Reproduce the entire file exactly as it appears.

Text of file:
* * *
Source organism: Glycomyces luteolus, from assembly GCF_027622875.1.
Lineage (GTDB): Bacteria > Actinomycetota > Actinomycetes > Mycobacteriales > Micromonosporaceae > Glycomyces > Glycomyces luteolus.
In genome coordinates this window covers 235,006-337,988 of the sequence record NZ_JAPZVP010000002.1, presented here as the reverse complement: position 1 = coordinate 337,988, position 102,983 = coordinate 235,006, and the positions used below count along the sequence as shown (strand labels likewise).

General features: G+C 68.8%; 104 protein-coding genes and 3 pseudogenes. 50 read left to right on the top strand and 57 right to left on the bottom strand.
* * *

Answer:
Source organism: Glycomyces luteolus, from assembly GCF_027622875.1.
Lineage (GTDB): Bacteria > Actinomycetota > Actinomycetes > Mycobacteriales > Micromonosporaceae > Glycomyces > Glycomyces luteolus.
In genome coordinates this window covers 235,006-337,988 of the sequence record NZ_JAPZVP010000002.1, presented here as the reverse complement: position 1 = coordinate 337,988, position 102,983 = coordinate 235,006, and the positions used below count along the sequence as shown (strand labels likewise).

General features: G+C 68.8%; 104 protein-coding genes and 3 pseudogenes. 50 read left to right on the top strand and 57 right to left on the bottom strand.